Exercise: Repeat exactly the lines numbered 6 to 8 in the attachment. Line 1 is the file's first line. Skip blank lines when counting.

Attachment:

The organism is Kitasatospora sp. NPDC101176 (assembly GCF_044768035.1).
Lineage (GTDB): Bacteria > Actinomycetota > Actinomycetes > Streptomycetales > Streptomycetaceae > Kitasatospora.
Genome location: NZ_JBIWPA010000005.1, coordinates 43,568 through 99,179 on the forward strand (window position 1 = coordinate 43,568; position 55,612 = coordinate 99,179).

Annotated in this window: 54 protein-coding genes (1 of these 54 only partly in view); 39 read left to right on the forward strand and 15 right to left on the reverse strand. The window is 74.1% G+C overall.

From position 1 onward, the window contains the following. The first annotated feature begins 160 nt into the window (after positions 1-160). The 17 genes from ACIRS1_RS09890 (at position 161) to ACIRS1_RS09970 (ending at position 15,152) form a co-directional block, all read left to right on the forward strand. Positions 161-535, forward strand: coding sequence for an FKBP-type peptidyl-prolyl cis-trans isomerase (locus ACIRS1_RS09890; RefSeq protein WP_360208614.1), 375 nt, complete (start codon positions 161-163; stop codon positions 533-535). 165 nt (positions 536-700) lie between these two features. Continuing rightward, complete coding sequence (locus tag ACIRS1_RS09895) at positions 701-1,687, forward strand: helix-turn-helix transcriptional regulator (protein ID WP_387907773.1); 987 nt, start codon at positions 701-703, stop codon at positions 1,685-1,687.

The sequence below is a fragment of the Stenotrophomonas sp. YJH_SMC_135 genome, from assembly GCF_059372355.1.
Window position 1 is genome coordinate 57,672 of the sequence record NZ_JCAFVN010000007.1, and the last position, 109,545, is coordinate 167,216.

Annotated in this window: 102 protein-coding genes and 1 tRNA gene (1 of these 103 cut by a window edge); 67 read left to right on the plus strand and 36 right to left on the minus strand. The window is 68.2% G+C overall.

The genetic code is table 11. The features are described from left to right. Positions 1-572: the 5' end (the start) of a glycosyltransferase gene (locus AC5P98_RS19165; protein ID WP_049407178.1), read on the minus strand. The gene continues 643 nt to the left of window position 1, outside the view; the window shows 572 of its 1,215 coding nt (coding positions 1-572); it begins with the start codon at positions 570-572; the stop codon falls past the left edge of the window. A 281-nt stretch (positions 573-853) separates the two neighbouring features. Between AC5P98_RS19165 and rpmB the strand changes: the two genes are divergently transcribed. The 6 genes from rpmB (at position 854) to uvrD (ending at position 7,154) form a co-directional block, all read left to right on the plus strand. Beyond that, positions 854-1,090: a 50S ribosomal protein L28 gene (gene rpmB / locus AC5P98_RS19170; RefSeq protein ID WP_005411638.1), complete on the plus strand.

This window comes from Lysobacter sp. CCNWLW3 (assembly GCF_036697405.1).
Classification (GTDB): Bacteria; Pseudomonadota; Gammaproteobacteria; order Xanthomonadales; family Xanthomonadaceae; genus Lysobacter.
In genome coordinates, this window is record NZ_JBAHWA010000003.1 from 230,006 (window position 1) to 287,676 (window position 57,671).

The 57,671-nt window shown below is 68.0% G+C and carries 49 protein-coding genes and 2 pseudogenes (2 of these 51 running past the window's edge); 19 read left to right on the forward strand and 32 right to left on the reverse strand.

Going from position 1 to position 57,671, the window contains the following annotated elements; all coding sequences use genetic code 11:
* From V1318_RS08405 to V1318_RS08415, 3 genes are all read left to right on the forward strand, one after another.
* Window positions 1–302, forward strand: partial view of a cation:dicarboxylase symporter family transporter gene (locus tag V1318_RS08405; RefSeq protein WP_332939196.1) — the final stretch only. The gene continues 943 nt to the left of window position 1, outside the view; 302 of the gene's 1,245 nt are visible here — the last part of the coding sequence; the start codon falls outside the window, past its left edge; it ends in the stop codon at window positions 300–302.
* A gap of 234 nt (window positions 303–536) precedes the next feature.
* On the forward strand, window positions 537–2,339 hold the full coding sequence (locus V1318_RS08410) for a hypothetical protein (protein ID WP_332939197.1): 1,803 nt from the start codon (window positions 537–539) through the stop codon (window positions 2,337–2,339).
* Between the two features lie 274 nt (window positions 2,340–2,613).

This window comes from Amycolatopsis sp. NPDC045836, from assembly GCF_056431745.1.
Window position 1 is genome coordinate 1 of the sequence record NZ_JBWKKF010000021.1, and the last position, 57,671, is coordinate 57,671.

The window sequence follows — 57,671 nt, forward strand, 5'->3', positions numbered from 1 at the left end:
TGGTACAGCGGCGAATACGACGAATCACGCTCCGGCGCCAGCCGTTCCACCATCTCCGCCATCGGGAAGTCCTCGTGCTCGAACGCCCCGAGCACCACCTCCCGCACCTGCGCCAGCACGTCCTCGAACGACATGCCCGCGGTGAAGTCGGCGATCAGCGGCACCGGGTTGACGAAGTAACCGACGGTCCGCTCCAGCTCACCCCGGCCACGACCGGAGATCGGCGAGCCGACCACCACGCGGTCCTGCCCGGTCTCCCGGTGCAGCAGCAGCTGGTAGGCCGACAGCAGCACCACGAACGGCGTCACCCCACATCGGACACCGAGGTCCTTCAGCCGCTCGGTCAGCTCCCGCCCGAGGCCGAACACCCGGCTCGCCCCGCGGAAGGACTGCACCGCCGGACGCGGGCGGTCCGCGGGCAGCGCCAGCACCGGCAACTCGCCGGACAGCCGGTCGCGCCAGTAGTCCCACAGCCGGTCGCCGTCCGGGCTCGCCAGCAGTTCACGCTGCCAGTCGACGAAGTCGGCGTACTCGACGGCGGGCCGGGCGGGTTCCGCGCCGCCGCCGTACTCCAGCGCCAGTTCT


The sequence below is a fragment of the Stenotrophomonas sp. YJH_SMC_135 genome, from assembly GCF_059372355.1.
Window position 1 is genome coordinate 57,672 of the sequence record NZ_JCAFVN010000007.1, and the last position, 109,545, is coordinate 167,216.

Annotated in this window: 102 protein-coding genes and 1 tRNA gene (1 of these 103 cut by a window edge); 67 read left to right on the plus strand and 36 right to left on the minus strand. The window is 68.2% G+C overall.